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Hello and welcome back. This is the third Programming and
Simulation lecture. This week I'll be talking about go-to-goal
controllers. These controllers are used to steer mobile
robots to, from point A to point B. In fact, in this week's programming
assignment you'll be implementing a PID based
go-to-goal controller. Therefore, you will need to implement the
proportional, integral, and derivative, derivative terms of the controller as well
as adjust the gains for optimal performance.
The notation that I will use in this week's assignment is as follows.
First, we have the location of the robot denoted by x and y.
The robot also has an orientation denoted by theta with respect to the x axis.
The location of the goal is denoted by x_g and y_g, and the vector between
the goal, and the, and the position of the robot is denoted by u_gtg.
This vector also has an angle, theta_g, with
res, or with the respect to the x-axis. Now, this particular go-to-goal controller
that you'll be implementing works in the following
way. We're going to keep the linear velocity
constant and use PID to compute omega, the angle of
velocity of the robots, that will steer it towards the
goal, and you will implement this in the go-to-goal
class, defined in GoToGoal.m. An important part of this controller is
memory. We need memory
to keep track of the previous and accumulated error for
the integral and the derivative terms of the PID controller.
The way we keep memory is through variables in the class.
We have two variables. The first is this variable right here,
which is the total accumul, accumulated error.
Whereas this, whereas, whereas this variable right here is the previous error.
And both of these will be remembered at each time step so that we
can keep track and use them in the, when you're calculating the
derivative and when you're calculating the integral.
You also should note, take note of these three variables up here, which correspond
to the proportional, integral, and derivative
gains of the controller, which you can adjust for the PID
controller. You will implement all three parts of the
PID controller in the execute function. This execute function is also in the
GoToGoal.m file. And this execute function takes in the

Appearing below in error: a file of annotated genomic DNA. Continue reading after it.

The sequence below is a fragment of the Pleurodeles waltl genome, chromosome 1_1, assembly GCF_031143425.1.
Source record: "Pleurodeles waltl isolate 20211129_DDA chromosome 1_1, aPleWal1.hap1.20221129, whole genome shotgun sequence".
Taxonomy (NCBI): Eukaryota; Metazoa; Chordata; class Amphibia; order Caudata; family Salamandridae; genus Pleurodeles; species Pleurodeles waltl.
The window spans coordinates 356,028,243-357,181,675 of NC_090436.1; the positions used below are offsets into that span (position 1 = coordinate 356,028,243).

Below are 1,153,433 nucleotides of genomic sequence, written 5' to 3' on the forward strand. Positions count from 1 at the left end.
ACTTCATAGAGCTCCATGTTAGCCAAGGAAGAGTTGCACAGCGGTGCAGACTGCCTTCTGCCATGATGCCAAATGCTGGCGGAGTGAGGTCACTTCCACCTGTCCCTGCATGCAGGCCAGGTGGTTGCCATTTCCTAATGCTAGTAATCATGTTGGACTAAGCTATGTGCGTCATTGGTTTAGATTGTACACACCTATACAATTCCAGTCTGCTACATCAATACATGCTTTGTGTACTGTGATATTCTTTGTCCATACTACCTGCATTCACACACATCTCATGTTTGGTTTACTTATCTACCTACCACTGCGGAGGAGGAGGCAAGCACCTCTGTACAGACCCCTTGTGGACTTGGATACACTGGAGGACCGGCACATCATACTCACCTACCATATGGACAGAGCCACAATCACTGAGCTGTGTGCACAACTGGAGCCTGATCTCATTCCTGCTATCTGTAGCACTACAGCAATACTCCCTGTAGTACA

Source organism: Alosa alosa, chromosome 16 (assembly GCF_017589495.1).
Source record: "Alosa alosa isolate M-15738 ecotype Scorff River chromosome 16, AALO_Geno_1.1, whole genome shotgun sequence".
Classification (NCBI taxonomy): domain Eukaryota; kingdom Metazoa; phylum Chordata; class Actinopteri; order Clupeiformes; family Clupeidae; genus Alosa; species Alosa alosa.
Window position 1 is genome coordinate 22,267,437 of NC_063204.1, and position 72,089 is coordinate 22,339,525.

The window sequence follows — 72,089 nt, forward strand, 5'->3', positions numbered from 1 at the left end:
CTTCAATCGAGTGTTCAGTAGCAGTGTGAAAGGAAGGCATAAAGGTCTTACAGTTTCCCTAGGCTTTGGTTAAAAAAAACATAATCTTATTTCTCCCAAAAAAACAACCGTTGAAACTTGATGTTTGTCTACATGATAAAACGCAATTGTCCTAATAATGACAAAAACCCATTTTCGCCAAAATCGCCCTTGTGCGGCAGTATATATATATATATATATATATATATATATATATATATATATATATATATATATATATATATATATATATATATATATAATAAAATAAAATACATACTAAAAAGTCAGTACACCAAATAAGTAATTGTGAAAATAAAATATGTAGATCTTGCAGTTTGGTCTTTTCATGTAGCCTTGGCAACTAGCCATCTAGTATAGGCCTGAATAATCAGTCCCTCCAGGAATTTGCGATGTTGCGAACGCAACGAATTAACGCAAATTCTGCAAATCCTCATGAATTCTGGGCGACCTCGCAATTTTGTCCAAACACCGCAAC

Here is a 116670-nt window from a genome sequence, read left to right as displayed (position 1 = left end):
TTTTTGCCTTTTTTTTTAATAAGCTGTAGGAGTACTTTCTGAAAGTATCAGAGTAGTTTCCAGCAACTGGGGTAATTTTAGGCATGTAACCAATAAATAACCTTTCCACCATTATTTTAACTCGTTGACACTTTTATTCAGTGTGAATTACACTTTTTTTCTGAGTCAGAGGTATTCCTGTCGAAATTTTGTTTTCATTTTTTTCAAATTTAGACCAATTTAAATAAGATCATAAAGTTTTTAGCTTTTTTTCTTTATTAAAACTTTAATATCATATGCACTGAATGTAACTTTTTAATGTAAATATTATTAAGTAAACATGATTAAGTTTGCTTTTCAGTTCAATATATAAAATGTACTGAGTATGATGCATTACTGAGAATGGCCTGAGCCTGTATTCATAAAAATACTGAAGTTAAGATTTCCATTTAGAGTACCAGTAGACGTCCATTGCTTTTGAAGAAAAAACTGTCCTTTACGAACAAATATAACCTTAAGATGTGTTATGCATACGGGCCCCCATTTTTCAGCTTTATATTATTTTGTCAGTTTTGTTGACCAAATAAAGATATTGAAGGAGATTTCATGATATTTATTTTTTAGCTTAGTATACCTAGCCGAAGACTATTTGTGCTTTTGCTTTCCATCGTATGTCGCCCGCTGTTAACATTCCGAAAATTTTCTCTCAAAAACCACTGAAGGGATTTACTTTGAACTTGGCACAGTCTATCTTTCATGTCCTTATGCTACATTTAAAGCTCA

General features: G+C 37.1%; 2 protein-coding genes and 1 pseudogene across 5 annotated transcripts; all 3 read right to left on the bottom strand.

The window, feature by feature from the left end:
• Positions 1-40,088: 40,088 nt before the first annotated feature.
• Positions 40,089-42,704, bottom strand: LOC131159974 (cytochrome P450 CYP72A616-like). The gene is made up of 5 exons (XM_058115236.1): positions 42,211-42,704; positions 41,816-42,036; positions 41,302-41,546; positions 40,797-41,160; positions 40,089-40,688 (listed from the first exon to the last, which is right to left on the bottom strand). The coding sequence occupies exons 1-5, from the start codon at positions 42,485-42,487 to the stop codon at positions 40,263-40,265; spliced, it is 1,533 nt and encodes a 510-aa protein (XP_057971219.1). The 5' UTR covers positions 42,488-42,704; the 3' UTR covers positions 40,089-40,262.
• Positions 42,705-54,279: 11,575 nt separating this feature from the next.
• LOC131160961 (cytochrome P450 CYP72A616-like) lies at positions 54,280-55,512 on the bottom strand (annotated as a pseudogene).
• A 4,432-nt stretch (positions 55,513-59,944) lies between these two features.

location of the goal, as well as a linear velocity and the
location and orientation of the robot. And computes the appropriate linear and
angular velocity, and outputs this. So let's take a look at the skeleton code
for this function. This is the skeleton code for the execute
function. At the top, we're retrieving the location
of the goal as well as the location of the robot and its
orientation, and the design of linear velocity.
Then you will need to compute the heading to the goal.
And compute the error between the robot's orientation and
the orientation of the goal with respect to the robot.
In the last part, you need to complete the three terms
of PID controller. First, you calculate the proportional
term, then the integral term, and then the derivative
term. And then you combine all three terms along
with their gains to compute the appropriate angular
velocity of the robot. Last, the integral, the accumulated error
and the previous error are saved for the next time
step. Now, if you run this PID controller,
you're going to get something similar to the graph on the left, where
the red dashed line is the desired angle to the goal, and the
blue line, the blue solid line is the actual
orientation of the robot. And what you want to see is that the
difference between those two is minimized by the PID
controller. And the other thing you want to see is
that your gains ensure that there is very low overshoot and almost no osco,
oscillations in the, in the output. You can see there's a little bit,
but not too much. And also the blue line almost perfectly
matches up the red line. Now, to help you test this, we've included
a stop condition so that the robot stops when it gets near
the goal. And you can adjust this goal location in
the constructor of the supervisor. And what you want to edit is this variable
right here, obj.goal. And, and, by default I have selected -1
meter in the x direction and 1 meter up in the y
direction, as indicated right here. Now, let's see this in action.
I'm going to launch the simulator. And this brings it up, us, to the spar
screen. I'm going to hit the play button and what
you should see is the graph of the output come up as well as the robot
should start immediately moving towards the goal location.
So, let's do this. There's the graph.
I'm going to move it out of the way. And, here you can see the robot driving
towards the goal location. And I can click over here and look at the
graph, and I see that the output is very nice.
And, if I close down the simulator, I'll show you that I've used fprintf statement
to print out the current position of the
robot as well as the estimated position of the
robot. And you should be very, very close to
stock condition stops the robot within 5 centimeters of the goal.
So you, you should be fairly close here. My tips for this week are the same as last
week. Just make sure to read the Week 3 section
in the manual for more details. And, use as many fprintf statements as you
can to help you debug your code just like I did in the
demo. And, that's it for this week.